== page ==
annoyed monkeyThere’s a fine line between keeping your characters real and making them do things in order for the book to progress in a certain way. Katie’s actions screamed “plot device”–and that’s the kindest term I can give them. I’ve already ranted once about negative relationship portrayal in ya books and I’m not doing it again.  Again, I don’t think this would bother me as much if I didn’t see this cropping up again and again in the books I’ve been reading.

Who knows? Maybe, one day, in a different, less easily annoyed mindset, I’ll revisit Ink and find it much better than I do right now.

But the next book I read that has the heroine making foolish decisions (especially when related to dangerous guys) in order to further the plot is getting attacked with fire.



20 thoughts on “C’mon guys, let’s get real: Why I stopped reading “Ink” by Amanda Sun

  1. I didn’t have any plans to read this book, but I definitely won’t be reading it now. I, too, am really sick of these types of stories. The good girl meets bad boy story itself is a bit outdone, but I can still get behind it if the characters are interesting. Heck, I can read any story with a really obvious plot as long as it’s well written.

    What I can’t stand are the books where the bad boy is actually dangerous/horrible. I could maybe be okay with something like that if he realized he was wrong and was working to change, and the girl started liking him once he changed, but that never seems to be the case. The guy is always a dangerous jerk, and the girl always seems to be okay with that. I don’t get it, and I don’t like it.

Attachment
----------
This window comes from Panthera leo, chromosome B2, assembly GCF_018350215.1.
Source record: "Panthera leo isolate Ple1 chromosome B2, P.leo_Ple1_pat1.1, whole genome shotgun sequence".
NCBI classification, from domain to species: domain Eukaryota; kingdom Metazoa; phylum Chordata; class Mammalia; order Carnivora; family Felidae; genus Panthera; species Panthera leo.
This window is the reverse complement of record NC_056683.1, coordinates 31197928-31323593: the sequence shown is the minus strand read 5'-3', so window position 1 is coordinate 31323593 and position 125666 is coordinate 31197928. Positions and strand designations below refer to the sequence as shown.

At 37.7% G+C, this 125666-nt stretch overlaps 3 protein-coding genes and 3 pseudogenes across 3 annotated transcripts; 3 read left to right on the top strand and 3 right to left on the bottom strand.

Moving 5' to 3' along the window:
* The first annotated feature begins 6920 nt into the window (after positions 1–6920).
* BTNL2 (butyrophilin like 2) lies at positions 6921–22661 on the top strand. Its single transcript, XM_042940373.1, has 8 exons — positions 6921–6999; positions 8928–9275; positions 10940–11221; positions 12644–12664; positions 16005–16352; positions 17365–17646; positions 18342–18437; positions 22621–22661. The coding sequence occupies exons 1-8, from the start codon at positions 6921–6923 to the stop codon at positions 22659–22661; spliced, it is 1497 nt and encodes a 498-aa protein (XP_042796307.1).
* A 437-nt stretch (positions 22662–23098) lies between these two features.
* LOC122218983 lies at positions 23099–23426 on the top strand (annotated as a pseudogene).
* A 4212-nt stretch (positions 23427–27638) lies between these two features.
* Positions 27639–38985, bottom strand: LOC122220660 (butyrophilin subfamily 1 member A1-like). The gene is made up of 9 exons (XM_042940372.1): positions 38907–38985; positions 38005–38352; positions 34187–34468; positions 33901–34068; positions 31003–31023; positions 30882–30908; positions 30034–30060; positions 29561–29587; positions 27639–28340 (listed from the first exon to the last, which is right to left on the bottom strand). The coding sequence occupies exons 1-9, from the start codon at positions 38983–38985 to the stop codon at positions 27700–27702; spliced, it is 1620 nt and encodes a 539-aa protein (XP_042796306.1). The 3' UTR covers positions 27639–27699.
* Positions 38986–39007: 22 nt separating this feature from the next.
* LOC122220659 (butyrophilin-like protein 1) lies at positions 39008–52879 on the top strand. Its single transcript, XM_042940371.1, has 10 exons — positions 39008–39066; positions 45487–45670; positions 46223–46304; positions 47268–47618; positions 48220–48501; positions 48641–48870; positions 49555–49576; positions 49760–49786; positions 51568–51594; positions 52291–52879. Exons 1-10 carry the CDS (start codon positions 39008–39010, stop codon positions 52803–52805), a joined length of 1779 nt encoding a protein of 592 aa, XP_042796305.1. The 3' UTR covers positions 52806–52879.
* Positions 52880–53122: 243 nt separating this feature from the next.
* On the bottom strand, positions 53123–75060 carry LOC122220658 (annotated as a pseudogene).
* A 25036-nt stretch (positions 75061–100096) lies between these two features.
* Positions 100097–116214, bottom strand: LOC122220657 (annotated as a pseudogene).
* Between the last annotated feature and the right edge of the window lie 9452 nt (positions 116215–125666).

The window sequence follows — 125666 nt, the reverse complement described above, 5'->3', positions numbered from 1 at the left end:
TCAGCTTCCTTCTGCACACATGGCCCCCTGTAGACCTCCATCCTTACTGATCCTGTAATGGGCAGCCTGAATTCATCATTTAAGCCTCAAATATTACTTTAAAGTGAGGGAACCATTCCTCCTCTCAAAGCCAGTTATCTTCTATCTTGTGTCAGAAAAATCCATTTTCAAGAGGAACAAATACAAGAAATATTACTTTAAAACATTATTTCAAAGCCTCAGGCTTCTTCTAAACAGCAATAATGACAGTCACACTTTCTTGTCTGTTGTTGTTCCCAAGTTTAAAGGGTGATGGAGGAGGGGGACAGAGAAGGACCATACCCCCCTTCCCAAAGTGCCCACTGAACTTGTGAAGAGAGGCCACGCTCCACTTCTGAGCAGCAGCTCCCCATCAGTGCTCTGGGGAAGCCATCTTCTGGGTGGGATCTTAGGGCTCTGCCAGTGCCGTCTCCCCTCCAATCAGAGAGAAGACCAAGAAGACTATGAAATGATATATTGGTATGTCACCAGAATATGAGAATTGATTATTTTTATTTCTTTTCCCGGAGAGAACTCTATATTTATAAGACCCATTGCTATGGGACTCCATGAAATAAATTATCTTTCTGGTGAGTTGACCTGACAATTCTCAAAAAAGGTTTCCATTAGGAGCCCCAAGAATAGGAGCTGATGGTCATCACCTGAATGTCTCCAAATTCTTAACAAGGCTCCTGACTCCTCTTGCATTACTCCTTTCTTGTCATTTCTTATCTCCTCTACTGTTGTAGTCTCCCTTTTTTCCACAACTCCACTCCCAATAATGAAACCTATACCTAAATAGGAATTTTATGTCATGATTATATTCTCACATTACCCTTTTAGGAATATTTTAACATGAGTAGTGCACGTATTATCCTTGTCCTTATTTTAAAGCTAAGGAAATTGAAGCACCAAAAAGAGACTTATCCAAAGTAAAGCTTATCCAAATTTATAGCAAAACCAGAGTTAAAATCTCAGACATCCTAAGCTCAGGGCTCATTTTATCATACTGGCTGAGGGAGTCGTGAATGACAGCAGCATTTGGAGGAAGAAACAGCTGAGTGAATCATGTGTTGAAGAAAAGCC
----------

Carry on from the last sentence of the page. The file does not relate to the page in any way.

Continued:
Anyway, thanks for the review. Good to know I should stay away from this one. 🙂

  2. I am so sick of bad relationships in books. They seriously set girls up in bad, dangerous mindsets. There is absolutely no reason to write in relationships with abusive people…and the chance that you can save someone, that you -should- save someone, especially if you only really like them initially because they’re hot, Urghhh.

  3. That’s so disappointing. I have to admit I tend to favor the “abusive” bad boy in books, but lately they’ve been written worse and worse, and the girls that fall for them are getting stupider.

  4. I just cannot stop laughing at this post! I got an ARC of Ink but I haven’t touched it because I’ve read nothing but bad reviews about it. I might give it a chance but not any time soon. I hate when the MC does really, really, really stupid things just because there’s a sexy bad boy involve. It’s just too annoying! Great post!

  5. Rawr … that is all … actually though I completely understand. Also what do you think of Taylor’s book pick’s protagonist … I’m kind of bothered by it right now … talk to you laterz …

    That weird ginger kid who lived in your room for a semester

  6. Lauren says:

    THANK YOU! There’s a difference between Jerk with a Heart of Gold (coughJace) and what this guys sounds like. It’s like just because they’re fictional, we’re giving them a by these days. It’s setting crappy standards for the girls (and guys) who read it.

  7. I read the book and Tomohiro does slightly redeem himself, but not enough to warrant Katie ignoring all the red flags about him. It is a very unhealthy relationship throughout the whole book. Be happy that you stopped when you did. I gave it two stars and that extra star was for the “background” stuff. None of the characters had any depth.